Constructing the Decorah Swimming Pool was a partnership project between the federal Works Progress Administration (WPA) and a local government project during the Great Depression. The property where it stands was donated by Luther College and a few local individuals. Carlson Construction of Decorah acted as the supervisor of this project, and local unemployed men were hired as laborers.

The pool building has significance on a state level, as it is the only remaining building from WPA projects of its style and significance in Iowa. The building is considered by historic architects to be in "very good" physical condition today.

"We are fortunate to have retained this building, as it has not been significantly altered and has been maintained very well by a committed community since it first opened. In recognizing it and continuing to use it, Decorah will be regarded as a community that leads the state in using our historic structures," Henderson said.

"Many other communities, regardless of size, find themselves lacking even the information about their historic architecture, let alone enjoying the wealth of structures and information we appreciate. It demonstrates leadership in community-minded projects that combine art, history and recreation. It also speaks to our awareness of and commitment to making decisions that support a position of a sustainable future, making use of our architectural heritage while keeping more materials out of our landfills."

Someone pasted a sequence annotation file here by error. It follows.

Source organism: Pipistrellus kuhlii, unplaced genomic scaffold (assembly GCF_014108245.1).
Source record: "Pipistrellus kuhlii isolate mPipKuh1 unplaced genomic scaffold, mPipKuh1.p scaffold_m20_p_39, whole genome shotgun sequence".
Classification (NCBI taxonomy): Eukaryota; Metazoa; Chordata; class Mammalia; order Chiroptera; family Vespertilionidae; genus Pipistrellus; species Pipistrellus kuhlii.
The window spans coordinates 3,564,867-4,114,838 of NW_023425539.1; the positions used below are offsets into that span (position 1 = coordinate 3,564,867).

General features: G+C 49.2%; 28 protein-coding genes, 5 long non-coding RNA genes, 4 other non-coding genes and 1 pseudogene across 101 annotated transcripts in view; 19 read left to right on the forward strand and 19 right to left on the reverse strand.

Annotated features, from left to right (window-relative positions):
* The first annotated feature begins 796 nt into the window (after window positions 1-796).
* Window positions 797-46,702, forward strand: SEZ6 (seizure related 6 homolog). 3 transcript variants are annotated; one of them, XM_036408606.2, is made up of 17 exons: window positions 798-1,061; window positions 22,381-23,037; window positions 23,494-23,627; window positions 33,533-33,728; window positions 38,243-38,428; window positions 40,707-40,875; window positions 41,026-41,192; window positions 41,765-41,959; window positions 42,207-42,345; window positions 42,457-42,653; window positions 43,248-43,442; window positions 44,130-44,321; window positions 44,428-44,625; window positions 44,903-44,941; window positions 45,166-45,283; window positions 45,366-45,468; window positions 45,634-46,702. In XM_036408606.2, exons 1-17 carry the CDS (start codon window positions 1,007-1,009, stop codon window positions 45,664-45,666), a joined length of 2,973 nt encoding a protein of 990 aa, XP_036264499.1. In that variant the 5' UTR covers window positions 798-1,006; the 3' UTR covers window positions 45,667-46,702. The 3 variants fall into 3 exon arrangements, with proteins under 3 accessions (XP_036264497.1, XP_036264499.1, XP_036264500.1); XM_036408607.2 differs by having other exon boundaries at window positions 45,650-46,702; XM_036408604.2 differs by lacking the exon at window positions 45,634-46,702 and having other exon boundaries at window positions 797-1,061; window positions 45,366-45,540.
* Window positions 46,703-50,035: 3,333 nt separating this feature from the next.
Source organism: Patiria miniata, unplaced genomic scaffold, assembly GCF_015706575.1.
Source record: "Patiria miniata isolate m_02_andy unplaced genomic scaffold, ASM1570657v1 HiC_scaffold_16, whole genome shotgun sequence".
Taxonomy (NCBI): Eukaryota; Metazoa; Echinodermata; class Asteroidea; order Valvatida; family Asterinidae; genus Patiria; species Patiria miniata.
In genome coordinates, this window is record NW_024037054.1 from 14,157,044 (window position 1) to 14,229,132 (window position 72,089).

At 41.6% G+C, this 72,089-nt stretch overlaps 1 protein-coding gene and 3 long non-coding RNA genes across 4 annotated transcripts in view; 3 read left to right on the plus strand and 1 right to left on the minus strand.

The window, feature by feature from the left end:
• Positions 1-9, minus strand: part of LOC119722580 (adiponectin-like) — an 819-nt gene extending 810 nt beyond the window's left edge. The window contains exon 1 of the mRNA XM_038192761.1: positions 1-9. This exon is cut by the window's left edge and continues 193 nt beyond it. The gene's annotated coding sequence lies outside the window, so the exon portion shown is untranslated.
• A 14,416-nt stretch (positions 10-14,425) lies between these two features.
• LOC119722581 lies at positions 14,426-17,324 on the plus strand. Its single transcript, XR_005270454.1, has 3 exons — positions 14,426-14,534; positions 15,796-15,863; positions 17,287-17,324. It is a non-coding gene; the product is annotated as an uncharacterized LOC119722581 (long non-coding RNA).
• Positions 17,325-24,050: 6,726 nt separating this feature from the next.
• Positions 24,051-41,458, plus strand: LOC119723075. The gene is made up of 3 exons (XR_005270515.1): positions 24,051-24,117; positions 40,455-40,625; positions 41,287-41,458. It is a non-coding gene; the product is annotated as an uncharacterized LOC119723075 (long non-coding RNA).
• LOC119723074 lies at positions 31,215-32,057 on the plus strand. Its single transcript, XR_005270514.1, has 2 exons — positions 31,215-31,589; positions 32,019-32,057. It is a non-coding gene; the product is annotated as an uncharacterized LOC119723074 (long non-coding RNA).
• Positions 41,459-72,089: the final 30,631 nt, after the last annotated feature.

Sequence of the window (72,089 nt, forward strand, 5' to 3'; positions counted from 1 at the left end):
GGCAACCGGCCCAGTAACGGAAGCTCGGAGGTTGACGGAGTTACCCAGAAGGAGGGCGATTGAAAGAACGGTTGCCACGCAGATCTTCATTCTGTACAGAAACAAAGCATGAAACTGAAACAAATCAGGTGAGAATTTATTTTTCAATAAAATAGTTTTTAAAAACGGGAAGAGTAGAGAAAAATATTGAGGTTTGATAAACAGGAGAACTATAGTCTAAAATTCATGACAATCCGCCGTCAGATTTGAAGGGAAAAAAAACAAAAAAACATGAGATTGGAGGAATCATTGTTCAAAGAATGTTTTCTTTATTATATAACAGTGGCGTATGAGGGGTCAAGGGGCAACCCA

The Register

The National Register of Historic Places is the official list of the Nation's historic places worthy of preservation. Authorized by the National Historic Preservation Act of 1966, the National Park Service's National Register of Historic Places is part of a national program to coordinate and support public and private efforts to identify, evaluate, and protect America's historic and archeological resources.













Among the goals of securing this National Register listing were to help support local preservation activities in a number of ways:



• Recognition of the national, state and local importance of a property which may be taken for granted by the local citizens by virtue of its daily use and perception of it being part of every day life in the community.



• Encourage heightened recognition of the historical significance other local properties.



• Recognition and acceptance of local supporters of historic preservation.



• Encourage other citizens to participate in historic preservation.



A common misconception is that with a National Register listing comes protections or special requirements imposed on property owners by the federal government. A listing by itself does not add any preservation requirements, restrictions or protections. It is recognition that a building or site is worthy of national recognition and preservation. The only time a National Register designation adds requirements for property owners is if the property owner has accepted and used federal funding to improve or renovate the property. Then the owner must go through a process to show cause should they wish to significantly alter or demolish the building / site.